Last year, the Phoenix New Times broke a story that is still having ripple effects today. Reporters Joseph Flaherty and Antonia Noori Farzan found that two Motel 6 locations in Phoenix were routinely providing guest information to ICE.
In January of 2014, an MH-53E Sea Dragon helicopter crashed off the coast of Virginia. The story of Lt. Van Dorn and the investigation into his death is recounted in the new documentary, "Who Killed Lt. Van Dorn," directed by Zachary Stauffer.
Last night four county Republican parties filed a lawsuit against all of Arizona’s county recorders, claiming the recorders don’t follow a uniform standard for counting ballots and resolving issues like signature mismatches.
The opioid addiction crisis is a reality across the country. It’s led to — among other steps — increased regulation. It’s in this reality that the Food and Drug Administration has approved of a new opioid called Dsuvia, which is intended to be used specifically by the Department of Defense.
More than 2 million Arizonans voted in the recent election and some counties have already broken records for the number of ballots cast in a midterm. But on election night, there was at least one resident of Phoenix who was surprised there weren’t more voters.
This week, a former Goodyear charter school director pleaded guilty to a multi-million dollar conspiracy after lying about the number of students going to his school. The charter school shut down before a state audit, which revealed only 75 of the reported 528 students in the last school year were real.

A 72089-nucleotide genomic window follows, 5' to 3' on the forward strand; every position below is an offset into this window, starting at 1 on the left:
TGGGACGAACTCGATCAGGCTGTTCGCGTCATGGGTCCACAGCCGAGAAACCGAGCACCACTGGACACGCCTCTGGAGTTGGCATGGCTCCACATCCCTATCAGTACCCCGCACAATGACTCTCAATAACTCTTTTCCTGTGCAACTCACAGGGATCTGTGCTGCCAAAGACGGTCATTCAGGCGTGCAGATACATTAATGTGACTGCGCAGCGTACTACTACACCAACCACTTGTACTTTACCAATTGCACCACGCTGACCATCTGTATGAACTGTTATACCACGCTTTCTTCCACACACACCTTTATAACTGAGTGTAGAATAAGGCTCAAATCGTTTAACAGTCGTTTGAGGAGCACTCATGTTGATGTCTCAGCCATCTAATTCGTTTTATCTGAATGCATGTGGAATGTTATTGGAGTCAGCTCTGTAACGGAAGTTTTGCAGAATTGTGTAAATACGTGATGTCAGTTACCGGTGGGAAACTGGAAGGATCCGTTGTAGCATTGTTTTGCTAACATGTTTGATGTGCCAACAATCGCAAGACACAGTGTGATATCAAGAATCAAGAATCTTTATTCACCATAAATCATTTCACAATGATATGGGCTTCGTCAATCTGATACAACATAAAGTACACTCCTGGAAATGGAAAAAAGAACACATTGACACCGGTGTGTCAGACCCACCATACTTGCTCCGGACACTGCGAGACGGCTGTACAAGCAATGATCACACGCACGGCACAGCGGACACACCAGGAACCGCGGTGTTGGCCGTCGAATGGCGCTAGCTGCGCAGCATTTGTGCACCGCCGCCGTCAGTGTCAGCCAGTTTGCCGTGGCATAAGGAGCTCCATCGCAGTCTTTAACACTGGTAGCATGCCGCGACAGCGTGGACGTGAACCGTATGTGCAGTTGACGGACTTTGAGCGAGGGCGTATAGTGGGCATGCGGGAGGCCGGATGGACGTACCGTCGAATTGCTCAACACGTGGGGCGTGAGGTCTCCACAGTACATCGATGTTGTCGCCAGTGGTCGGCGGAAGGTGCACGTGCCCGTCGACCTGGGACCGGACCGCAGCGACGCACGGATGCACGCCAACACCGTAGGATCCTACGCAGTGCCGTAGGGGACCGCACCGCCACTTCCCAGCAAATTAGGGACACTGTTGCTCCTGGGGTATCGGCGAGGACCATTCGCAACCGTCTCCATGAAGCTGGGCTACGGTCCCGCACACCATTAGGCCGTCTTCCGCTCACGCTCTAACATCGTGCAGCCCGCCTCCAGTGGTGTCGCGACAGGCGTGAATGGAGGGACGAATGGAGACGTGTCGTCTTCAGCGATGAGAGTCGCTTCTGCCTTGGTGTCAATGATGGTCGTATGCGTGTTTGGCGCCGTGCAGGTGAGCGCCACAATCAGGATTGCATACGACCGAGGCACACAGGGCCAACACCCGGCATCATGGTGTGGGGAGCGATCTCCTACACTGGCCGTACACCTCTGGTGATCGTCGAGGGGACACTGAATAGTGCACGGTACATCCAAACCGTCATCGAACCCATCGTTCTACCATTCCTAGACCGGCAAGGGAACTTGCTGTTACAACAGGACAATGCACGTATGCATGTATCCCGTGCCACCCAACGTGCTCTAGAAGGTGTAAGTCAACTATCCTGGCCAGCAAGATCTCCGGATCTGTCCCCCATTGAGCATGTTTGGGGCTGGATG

The Phoenix Rising play for the championship of the United Soccer League tonight in Kentucky against Louisville City FC.
The club has captured the Valley’s attention in the push to bring MLS to Arizona.
Maricopa County elected five members to the board that runs the Central Arizona Project. Three people were re-elected: Lisa Atkins, who is the current president of the board of the Central Arizona Water Conservation District (CAWCD), Heather Macre and Terry Goddard.
As Arizonans went to the polls in record numbers Tuesday, the U.S. military was stringing razor wire along the border in downtown Nogales, Arizona. Some are worried that more hostile look could impact business in Arizona and Sonora.
The Arizona Archaeological Council is concerned about recent reports of damage to sensitive sites at Lake Havasu State Park, and is calling for the release of documentation to support the claim that state and federal laws were followed before development work was done there.